Graphite #10, by Nina Pops

Graphite #10, by Nina Pops

I walk past this drawing 20 times a day, and each time I stop and look again.

The paper is made by the Arches paper mill in France, founded in 1492. The French pronunciation is “arsh” (although that’s a bit tricky conceptually for a German speaker). It is thick paper with a rough finish and deckle edges.

Depending on the pressure of her pencil on the paper, and depending on the pencil (Pentalic? Derwent? 6B? 8B?), the texture of the paper is more or less evident. Nowhere, however, does the graphite complete mask the paper’s qualities.

Besides those details, I’m left with these thoughts (for the moment):

1. the rough or even breathy textures remind me of Billie Holiday’s smoky voice (air over flesh)

2. they remind me of the moist air rasping across the vibrating reed and through the curves of John Coltrane’s tenor sax;

3. they remind me of the sandstone under my mountainbike tires in southern Utah.

4. The shifting play of light and dark reminds me of layers of clouds — wispy and feathery and striated and heavy and black and grey and misty and naturally structured;
5. and it reminds me of Julije Knifer’s black-and-white meanders;
6. and it reminds me of the complexities of a life of choices and accidents, of the patterns that appear if one is careful and focused and skillful and open to the moment.

About Scott Abbott

I received my Ph.D. in German Literature from Princeton University in 1979. Then I taught at Vanderbilt University, BYU, and Utah Valley State College. At Utah Valley University, I directed the Program in Integrated Studies for its initial 13 years and was also Chair of the Department of Humanities and Philosophy for three years. My publications include a book on Freemasonry and the German Novel, two co-authored books with Zarko Radakovic (REPETITIONS and VAMPIRES & A REASONABLE DICTIONARY, published in Serbo-Croatian in Belgrade and in English with Punctum Books), a book with Sam Rushforth (WILD RIDES AND WILDFLOWERS, Torrey House Press), a "fraternal meditation" called IMMORTAL FOR QUITE SOME TIME (University of Utah Press), and translations of three books by Austrian author Peter Handke, of an exhibition catalogue called "The German Army and Genocide," and, with Dan Fairbanks, of Gregor Mendel's important paper on hybridity in peas. More famously, my children are in the process of creating good lives for themselves: as a model and dance/yoga studio manager, as a teacher of Chinese language, as an ecologist and science writer, as a jazz musician, as a parole officer, as a contractor, as a seasonal worker (Alaska and Park City, Utah), and as parents. I share my life with UVU historian Lyn Bennett, with whom I have written a cultural history of barbed wire -- THE PERFECT FENCE (Texas A&M University Press). Some publications at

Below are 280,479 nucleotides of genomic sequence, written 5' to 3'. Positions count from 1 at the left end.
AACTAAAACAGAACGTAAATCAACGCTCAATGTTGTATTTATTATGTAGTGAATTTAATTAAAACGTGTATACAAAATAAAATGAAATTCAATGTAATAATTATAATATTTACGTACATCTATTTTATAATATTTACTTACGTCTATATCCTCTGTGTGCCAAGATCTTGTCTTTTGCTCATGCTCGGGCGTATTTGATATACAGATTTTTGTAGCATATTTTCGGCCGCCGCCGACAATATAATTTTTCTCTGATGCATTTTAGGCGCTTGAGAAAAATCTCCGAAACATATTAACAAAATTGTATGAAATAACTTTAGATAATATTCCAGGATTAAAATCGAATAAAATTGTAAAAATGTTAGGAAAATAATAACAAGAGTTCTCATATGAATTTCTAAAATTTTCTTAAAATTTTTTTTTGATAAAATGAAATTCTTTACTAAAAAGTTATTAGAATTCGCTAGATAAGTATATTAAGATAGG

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3 Responses to Graphite #10, by Nina Pops

  1. Scott Abbott says:

    Faber Castell 9B, Nina just informed me.


  2. flowerville says:

    das ist auch eine geschichte des bleistifts, und eine schoene, graue. i like the white lines and how they lighten up the whole thing, it really is actually a creation of light, that image.
    yes, tricky pronounciation of the paper….


    • Scott Abbott says:

      a creation of light — you’ve touched on something i had felt but not thought consciously. that’s one of the strongest feelings i have looking at the drawing and it’s even better now you have put it into words.
      noch einmal fuer den Bleistift.


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